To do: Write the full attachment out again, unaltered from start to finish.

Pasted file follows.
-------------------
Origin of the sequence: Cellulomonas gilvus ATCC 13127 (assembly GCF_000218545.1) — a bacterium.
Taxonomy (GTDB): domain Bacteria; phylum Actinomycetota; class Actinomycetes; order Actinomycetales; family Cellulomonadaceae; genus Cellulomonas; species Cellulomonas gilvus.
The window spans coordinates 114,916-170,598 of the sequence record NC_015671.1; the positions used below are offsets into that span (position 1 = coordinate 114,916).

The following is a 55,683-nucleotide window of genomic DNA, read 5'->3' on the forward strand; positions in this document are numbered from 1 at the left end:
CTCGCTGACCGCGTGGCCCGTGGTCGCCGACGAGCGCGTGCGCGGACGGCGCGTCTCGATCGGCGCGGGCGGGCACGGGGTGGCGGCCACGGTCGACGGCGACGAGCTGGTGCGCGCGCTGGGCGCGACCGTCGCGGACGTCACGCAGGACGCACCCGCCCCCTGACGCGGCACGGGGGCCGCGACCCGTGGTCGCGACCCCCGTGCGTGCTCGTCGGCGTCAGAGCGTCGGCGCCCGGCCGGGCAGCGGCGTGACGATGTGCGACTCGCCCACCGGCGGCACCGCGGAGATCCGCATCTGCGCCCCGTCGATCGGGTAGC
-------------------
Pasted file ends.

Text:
Origin of the sequence: Cellulomonas gilvus ATCC 13127 (assembly GCF_000218545.1) — a bacterium.
Taxonomy (GTDB): domain Bacteria; phylum Actinomycetota; class Actinomycetes; order Actinomycetales; family Cellulomonadaceae; genus Cellulomonas; species Cellulomonas gilvus.
The window spans coordinates 114,916-170,598 of the sequence record NC_015671.1; the positions used below are offsets into that span (position 1 = coordinate 114,916).

The following is a 55,683-nucleotide window of genomic DNA, read 5'->3' on the forward strand; positions in this document are numbered from 1 at the left end:
CTCGCTGACCGCGTGGCCCGTGGTCGCCGACGAGCGCGTGCGCGGACGGCGCGTCTCGATCGGCGCGGGCGGGCACGGGGTGGCGGCCACGGTCGACGGCGACGAGCTGGTGCGCGCGCTGGGCGCGACCGTCGCGGACGTCACGCAGGACGCACCCGCCCCCTGACGCGGCACGGGGGCCGCGACCCGTGGTCGCGACCCCCGTGCGTGCTCGTCGGCGTCAGAGCGTCGGCGCCCGGCCGGGCAGCGGCGTGACGATGTGCGACTCGCCCACCGGCGGCACCGCGGAGATCCGCATCTGCGCCCCGTCGATCGGGTAGC